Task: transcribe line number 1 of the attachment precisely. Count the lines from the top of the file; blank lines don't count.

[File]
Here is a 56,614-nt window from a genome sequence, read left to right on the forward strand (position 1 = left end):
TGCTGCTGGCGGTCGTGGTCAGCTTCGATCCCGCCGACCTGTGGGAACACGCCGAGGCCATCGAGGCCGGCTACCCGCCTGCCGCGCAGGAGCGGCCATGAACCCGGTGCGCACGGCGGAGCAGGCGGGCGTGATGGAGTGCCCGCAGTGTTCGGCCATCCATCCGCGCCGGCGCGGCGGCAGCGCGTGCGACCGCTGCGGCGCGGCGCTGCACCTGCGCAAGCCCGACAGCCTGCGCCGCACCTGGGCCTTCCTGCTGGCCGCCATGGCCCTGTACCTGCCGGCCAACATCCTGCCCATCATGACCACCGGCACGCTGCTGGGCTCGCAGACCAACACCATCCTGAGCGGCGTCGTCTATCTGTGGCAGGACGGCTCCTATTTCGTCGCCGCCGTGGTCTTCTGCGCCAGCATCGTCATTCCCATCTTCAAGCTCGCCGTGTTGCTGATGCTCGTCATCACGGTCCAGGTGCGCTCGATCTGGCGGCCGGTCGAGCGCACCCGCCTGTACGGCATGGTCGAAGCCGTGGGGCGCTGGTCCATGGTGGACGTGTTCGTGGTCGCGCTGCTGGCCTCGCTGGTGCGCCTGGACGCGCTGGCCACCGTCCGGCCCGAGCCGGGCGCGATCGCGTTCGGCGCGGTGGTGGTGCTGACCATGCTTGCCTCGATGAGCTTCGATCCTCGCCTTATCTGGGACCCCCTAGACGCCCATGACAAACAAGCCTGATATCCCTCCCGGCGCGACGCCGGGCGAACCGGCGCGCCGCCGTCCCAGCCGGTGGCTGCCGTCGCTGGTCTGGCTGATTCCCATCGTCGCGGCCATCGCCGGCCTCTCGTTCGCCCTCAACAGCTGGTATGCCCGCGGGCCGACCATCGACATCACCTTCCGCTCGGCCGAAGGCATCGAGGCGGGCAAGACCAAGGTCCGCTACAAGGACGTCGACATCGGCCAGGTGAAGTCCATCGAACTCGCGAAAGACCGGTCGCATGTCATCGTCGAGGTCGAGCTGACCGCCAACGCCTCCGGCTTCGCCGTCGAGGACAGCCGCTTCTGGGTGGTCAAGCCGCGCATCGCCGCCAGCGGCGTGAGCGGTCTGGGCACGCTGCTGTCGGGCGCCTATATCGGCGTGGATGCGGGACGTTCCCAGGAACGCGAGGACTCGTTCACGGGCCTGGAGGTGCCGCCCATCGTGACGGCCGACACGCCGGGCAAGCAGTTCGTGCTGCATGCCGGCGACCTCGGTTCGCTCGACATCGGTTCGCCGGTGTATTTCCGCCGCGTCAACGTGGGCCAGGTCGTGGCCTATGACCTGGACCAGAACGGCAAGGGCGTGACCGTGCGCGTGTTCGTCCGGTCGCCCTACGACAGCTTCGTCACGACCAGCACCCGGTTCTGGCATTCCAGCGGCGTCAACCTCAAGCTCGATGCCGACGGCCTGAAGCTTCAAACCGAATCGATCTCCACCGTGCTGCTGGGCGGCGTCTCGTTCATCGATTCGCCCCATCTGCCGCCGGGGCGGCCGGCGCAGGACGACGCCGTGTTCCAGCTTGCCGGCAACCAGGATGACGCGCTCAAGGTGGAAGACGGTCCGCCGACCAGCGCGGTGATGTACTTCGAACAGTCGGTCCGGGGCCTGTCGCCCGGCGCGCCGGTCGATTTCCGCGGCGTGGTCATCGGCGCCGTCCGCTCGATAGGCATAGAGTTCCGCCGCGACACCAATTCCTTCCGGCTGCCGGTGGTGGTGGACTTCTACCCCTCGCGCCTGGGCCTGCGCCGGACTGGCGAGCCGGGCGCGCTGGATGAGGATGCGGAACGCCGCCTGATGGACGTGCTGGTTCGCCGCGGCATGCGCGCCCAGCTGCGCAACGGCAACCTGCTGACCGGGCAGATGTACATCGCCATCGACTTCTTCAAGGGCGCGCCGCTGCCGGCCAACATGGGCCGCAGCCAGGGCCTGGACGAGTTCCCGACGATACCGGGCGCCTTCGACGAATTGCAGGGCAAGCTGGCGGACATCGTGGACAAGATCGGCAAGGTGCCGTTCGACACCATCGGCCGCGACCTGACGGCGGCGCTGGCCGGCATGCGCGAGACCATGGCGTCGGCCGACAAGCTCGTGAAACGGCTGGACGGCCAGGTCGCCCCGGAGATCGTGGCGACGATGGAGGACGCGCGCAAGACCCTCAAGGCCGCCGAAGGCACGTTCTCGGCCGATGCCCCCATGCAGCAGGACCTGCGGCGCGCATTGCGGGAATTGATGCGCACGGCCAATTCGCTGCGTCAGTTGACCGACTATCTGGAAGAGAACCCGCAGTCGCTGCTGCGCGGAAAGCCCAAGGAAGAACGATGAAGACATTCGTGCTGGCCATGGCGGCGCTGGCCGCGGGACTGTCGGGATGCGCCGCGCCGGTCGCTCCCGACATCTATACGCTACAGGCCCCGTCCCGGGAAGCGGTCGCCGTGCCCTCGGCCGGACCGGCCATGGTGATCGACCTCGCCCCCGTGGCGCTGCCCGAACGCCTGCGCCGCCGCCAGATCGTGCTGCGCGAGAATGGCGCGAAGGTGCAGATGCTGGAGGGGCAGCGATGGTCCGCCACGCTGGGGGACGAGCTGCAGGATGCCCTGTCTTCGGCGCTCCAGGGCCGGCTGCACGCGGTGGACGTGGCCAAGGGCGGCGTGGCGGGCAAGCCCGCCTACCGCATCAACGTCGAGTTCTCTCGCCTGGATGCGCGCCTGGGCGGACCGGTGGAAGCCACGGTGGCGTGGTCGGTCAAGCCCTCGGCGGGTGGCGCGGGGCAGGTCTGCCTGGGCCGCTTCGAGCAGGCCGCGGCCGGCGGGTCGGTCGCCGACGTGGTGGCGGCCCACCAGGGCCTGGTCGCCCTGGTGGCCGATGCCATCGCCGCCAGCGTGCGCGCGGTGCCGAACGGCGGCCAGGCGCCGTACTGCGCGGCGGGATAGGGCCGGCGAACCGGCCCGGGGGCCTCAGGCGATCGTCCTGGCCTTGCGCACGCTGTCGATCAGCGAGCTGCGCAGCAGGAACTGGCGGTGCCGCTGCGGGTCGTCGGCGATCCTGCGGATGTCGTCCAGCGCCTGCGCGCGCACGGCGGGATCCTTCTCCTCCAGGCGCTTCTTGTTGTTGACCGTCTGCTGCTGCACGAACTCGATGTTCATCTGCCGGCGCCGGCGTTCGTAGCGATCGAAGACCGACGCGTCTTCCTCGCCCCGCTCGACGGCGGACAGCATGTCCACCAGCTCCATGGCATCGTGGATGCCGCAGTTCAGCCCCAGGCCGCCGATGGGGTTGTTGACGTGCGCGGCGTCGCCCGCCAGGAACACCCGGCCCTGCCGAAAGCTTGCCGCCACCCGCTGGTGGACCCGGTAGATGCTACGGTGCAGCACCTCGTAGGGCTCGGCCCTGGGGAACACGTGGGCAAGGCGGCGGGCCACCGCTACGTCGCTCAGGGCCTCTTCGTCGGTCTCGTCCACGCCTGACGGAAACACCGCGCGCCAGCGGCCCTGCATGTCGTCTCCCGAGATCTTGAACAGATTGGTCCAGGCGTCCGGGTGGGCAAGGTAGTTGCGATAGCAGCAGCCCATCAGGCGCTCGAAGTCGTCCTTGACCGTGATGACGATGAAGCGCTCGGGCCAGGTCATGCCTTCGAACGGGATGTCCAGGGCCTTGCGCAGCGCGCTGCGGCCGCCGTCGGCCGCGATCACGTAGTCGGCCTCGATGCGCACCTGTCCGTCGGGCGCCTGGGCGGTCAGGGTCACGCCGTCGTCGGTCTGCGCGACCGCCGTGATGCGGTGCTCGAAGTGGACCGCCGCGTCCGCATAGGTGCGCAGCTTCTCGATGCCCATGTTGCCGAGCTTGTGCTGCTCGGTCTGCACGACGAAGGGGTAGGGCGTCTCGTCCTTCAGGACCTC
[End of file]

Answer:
Here is a 56,614-nt window from a genome sequence, read left to right on the forward strand (position 1 = left end):